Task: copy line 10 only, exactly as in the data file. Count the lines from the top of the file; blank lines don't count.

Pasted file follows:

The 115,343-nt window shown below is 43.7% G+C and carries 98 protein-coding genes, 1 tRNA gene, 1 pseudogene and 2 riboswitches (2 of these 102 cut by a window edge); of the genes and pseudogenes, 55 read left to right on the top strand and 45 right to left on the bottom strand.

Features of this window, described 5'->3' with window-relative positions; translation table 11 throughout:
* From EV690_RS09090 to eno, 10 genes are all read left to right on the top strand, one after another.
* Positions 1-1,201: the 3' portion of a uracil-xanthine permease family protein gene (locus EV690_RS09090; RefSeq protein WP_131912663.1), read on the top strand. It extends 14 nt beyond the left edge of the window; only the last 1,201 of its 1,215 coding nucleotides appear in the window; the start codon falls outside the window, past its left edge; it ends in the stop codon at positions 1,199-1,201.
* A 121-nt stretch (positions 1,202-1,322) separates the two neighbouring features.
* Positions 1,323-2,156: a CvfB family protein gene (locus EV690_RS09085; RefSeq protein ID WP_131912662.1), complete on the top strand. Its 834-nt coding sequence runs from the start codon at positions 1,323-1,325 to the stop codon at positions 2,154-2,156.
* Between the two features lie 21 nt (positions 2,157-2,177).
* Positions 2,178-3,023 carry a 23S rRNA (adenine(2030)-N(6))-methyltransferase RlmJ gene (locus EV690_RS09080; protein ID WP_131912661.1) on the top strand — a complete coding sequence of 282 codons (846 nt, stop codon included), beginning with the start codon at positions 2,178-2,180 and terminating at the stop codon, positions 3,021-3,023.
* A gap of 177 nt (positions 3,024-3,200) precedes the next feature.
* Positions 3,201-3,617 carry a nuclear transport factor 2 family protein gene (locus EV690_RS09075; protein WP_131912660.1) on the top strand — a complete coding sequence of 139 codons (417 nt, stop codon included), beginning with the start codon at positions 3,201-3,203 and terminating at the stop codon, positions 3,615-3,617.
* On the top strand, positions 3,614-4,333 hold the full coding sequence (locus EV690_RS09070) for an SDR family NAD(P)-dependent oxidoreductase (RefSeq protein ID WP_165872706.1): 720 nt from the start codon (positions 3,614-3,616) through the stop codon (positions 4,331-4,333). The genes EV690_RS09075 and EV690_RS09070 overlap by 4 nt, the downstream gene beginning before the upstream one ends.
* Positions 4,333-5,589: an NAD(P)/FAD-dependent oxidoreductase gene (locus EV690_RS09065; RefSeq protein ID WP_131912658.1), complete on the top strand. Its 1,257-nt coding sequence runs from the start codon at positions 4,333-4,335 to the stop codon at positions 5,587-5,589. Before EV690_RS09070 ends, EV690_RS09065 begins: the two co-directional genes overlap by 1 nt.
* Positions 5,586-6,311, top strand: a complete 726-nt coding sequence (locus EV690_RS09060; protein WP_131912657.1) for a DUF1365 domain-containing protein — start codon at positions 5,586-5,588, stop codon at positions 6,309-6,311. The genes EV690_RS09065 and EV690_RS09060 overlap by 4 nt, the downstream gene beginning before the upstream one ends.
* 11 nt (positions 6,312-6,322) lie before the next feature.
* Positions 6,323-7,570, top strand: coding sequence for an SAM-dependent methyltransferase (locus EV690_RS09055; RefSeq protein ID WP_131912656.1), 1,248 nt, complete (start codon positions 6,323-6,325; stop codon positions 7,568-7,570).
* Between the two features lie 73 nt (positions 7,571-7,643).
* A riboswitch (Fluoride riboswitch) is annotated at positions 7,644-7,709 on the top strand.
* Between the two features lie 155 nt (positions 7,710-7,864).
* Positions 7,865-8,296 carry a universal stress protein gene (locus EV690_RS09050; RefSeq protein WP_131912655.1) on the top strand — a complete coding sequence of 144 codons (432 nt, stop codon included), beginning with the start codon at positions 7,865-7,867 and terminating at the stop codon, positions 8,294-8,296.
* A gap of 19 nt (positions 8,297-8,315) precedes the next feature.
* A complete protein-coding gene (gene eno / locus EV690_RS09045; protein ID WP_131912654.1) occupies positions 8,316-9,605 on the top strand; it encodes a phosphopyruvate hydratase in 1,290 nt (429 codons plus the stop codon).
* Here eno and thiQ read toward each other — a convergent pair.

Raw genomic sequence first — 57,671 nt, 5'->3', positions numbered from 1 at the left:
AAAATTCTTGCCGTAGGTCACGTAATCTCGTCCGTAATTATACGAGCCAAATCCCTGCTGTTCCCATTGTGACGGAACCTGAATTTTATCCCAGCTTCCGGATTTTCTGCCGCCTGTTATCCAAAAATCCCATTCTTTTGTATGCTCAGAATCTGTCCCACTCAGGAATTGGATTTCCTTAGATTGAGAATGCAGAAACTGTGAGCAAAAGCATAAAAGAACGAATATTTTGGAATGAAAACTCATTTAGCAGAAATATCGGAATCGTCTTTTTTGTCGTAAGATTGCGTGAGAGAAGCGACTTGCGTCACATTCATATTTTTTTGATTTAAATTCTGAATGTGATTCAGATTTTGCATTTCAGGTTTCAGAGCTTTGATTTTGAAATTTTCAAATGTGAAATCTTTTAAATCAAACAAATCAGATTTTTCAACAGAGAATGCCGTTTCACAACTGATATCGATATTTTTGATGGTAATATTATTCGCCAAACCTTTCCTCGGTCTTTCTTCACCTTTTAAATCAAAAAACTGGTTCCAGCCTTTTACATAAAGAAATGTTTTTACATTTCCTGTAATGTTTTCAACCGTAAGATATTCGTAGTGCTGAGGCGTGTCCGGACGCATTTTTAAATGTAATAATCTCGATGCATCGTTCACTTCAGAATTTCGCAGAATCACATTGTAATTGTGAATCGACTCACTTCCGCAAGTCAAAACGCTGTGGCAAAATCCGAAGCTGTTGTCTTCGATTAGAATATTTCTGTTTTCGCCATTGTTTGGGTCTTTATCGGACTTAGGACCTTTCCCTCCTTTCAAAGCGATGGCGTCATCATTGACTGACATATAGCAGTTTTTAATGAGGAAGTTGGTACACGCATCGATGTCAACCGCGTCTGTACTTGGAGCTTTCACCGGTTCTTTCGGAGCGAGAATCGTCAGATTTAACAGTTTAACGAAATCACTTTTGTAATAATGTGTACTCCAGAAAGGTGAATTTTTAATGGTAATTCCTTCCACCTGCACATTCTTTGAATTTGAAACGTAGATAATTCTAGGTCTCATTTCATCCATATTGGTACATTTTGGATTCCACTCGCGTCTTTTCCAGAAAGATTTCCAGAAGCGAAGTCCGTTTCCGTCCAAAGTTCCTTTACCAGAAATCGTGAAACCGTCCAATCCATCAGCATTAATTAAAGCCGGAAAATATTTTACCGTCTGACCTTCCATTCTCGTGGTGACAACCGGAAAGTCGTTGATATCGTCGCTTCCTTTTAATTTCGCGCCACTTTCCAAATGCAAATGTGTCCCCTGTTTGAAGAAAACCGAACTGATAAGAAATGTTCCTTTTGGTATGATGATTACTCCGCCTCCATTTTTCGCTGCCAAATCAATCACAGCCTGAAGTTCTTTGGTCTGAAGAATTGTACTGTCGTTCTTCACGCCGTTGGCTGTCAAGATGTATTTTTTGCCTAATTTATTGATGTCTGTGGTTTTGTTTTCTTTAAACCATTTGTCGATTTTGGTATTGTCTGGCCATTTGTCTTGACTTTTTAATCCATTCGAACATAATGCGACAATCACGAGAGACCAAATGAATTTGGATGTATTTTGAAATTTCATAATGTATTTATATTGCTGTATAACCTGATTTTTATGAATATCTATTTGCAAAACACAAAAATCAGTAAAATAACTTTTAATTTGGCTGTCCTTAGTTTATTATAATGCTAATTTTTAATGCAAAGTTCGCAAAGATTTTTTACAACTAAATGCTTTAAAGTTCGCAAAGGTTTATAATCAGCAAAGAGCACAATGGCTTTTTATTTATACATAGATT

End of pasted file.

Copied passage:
* Positions 3,201-3,617 carry a nuclear transport factor 2 family protein gene (locus EV690_RS09075; protein WP_131912660.1) on the top strand — a complete coding sequence of 139 codons (417 nt, stop codon included), beginning with the start codon at positions 3,201-3,203 and terminating at the stop codon, positions 3,615-3,617.